|Intruder alert! Intruder alert!
||[May. 5th, 2009|01:12 pm]
It has become clear to Management that more heed needs be payed to to the little things at Fort Dundas, that I must not simply shrug my shoulders and presume that new sounds reflect no more than changed habits.
For a few nights now, perhaps as many as four, I suddenly found myself noticing the sound of the cat eating. His feeding station is located outside of my Command Centre at the front of the dungeon (which feels like the back, as the exit is a long, dark walk to the stairs to the kitchen) in which I now reside.
What had changed was that, almost invariably after I turned off my light, I would hear a mighty (and mightily annoying) crunching coming from Chet's metal bowl. The breaking of kibble, the rattle of kibble against the metal dish — and more, Chet seemed to have been eating a lot during those days, his bowl needing refilling with an alarming regularity.
Well, last night I lost a battle against a heroic call to urination and staggered from my bed. For some reason, I thought to check the storage room, where Chet spends much time since he won the War of the Armoir and so established his squatter's privileges therein.
And indeed, Chet was there, a black and white ball of fur lying amidst the clutter. But as I stepped into the little room there was also a swift motion of ... something. Something small and black and rat-sized — for a brief moment I indeed wondered if Chet had somehow befriended a member of the family Rattus rattus, but the fantasy lasted only a single footstep further into the room.
As my sandaled foot came down, there came a sudden tearing sound and a tiny cat — perhaps six months old? — hurtled between my legs, slid, then smashed its hind-quarters against the wall next to the stairs to the kitchen, the proceeded apace up the stairs.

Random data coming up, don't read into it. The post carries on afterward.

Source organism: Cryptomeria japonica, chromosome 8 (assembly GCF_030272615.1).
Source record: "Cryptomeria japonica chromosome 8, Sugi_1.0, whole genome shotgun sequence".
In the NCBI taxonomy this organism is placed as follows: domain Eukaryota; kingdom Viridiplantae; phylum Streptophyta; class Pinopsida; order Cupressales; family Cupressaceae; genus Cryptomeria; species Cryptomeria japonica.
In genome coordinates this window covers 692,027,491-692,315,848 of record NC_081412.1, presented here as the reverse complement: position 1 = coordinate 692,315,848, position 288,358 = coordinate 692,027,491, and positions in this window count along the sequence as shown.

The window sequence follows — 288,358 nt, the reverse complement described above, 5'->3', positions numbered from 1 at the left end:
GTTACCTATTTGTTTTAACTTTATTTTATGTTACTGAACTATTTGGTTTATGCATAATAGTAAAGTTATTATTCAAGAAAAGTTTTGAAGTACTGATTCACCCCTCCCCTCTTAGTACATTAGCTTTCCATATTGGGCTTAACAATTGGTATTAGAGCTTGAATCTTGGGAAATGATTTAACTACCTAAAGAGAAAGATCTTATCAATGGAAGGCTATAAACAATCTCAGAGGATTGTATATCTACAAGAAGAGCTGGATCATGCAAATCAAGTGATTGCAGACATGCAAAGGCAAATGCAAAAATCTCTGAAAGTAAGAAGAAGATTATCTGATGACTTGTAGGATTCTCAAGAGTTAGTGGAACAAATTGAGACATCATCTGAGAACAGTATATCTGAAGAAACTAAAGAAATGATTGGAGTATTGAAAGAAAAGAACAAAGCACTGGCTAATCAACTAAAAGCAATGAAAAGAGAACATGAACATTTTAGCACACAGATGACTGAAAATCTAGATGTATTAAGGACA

I glanced down at Chet, who stared inscrutably back. Whether he was arrogantly daring me to do something about his new friend, or perhaps apologizing for misleading me, I cannot say. He simply lay where I had found him, watching me.
Realizing I would get no answers from the cat, I took my desperate pee then went upstairs.
Just as my head rose to floor level, I heard more scrabbling and caught a glimpse of the intruder scooting behind the stove.
I threw the back door open wide and tried to entice the cat from its hiding space. The intruder didn't budge, but behind me Chet raced up the stairs and I only just managed to catch him at the door (he's been an indoor cat for many years and I confess his shots are not — yet — up-to-date; until they are, I want him to stay an indoor cat). I brought him downstairs and locked him in the bathroom, determined to rid Fort Dundas of this strange, and possibly flea-ridden (or worse) interloper, and no matter that Chet appeared to have taken it under his wing.
Though I tried soft words and an offer of tuna, and though I succeeded in evacuating it from behind the stove, the stranger, instead of using the gaping door, banged its way back downstairs, to hide now behind the non-functioning washing machine that arrogantly takes up space. I managed to flush it from there, but it then — of course — found a better hiding place yet in a cat-sized alcove behind some missing drywall at the side of the stairs. I could see it now only with the help of a flash-light.
At which point I said to hell with it. I left the back door wide and secured the passage to the stairs so that Chet could not exit — though, I hoped, the strange cat would as I slept.
As you have probably guessed, there was no sign of the interloper when I arose this morning. Happily, neither was there any sign that other unwanted strangers had paid visits during the night.